Big Numbers ended up being the comic that established Midnight’s reputation for late shipping, a problem caused by the switch of artists from Sienkiewicz to unknown Al Columbia then back to Sienkiewicz again, the final three issues credited to both artists and according to them completely collaborative.
By the time it was finished Midnight’s regular series included Neil Gaiman and Michael Zulli’s Sweeney Todd, a retelling of the gory English legend, Bryan Talbot’s formally experimental The Further Adventures of Luther Arkwright, and Howard Chaykin’s Time² series exploring his own family history in his inimitable adventure-liberal style.
But Moore’s proposed follow-up Lost Girls, an unashamedly pornographic comic, was rejected as unsuitable for Midnight Comics by Berger, the first crack in Moore’s relationship with DC that would lead to his leaving the line.
Dave Gibbons's role as artistic director of the line was as much about balancing budgets as giving creatives free rein. He explained: “When you're doing a Justice League series you go with whatever format you're given. When you're bringing your dream project to life you tend to have very definite ideas. Watchmen’s 32 pages without adverts were the template for the line, and the refusal to carry ads was the given reason for the low page rates.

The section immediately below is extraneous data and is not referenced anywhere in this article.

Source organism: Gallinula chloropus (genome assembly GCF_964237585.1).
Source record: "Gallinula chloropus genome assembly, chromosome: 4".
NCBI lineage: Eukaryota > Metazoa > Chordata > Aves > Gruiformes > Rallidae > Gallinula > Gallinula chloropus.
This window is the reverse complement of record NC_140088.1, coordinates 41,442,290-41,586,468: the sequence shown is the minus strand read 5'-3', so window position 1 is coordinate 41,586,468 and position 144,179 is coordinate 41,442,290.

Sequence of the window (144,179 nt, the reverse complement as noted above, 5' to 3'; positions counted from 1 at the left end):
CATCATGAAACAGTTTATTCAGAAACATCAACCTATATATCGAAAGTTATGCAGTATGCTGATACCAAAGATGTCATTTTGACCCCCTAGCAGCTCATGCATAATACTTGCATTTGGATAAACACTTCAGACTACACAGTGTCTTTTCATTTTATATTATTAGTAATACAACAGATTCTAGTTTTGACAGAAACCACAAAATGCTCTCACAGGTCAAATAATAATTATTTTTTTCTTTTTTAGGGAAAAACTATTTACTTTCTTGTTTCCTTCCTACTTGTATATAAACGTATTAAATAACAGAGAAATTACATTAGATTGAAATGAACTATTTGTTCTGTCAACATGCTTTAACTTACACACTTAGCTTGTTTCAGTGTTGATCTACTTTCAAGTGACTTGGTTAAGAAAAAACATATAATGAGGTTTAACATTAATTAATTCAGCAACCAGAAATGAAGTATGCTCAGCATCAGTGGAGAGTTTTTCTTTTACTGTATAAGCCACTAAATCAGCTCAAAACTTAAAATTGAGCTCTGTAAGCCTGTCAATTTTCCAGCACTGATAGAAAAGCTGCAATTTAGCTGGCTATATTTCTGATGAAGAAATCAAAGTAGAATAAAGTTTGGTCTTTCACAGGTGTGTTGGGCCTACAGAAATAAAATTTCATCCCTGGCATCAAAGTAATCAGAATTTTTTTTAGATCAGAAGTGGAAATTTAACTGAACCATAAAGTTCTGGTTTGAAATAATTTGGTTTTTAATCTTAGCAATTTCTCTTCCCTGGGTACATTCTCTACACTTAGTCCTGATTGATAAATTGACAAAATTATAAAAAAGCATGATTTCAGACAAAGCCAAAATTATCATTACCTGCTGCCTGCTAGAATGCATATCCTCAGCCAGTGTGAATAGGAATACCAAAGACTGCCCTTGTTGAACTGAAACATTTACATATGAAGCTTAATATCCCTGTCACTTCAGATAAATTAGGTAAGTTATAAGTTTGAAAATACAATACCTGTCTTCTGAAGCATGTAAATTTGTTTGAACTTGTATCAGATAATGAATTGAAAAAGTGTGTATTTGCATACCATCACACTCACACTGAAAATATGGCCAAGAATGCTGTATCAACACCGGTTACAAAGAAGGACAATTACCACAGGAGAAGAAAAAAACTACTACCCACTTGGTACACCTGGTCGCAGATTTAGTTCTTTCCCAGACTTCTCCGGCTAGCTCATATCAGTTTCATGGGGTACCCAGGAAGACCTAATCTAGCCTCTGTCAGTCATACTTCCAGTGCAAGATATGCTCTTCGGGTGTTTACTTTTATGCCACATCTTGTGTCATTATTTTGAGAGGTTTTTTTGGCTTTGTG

"We accepted that, we wanted to create quality without commercial interference. But in the age of die-cut hologram embossed multiple covers there were creators who didn't understand why they couldn't have it all. My job was to work out what each title needed – actually needed – to succeed, and to fight the battles to make sure it got it.”
Midnight scored its first crossover success with Kyle Baker’s Why I Hate Saturn, originally conceived as a wild adventure romp with car chases and rocket launchers but which developed its sensibility to become a fast-talking New York comedy. Picked up as a sitcom, starring Courtney Cox as Anne Merkel and Jennifer Aniston as her beautiful but crazy sister Laura, it became one of the defining hits of the decade and brought film and TV interest in Midnight Comics’ publications until almost everything in the line was optioned.
At the same time, Midnight was publishing unabashedly uncommercial work like Dave McKean’s Cages and his collaborations with Iain Sinclair, Gaiman and Sienkiewicz’s abstract PARADE, Rick Veitch’s Rare Bit Fiends and Harvey Pekar’s American Splendor, which enjoyed a huge sales boost once the writer became a Letterman regular.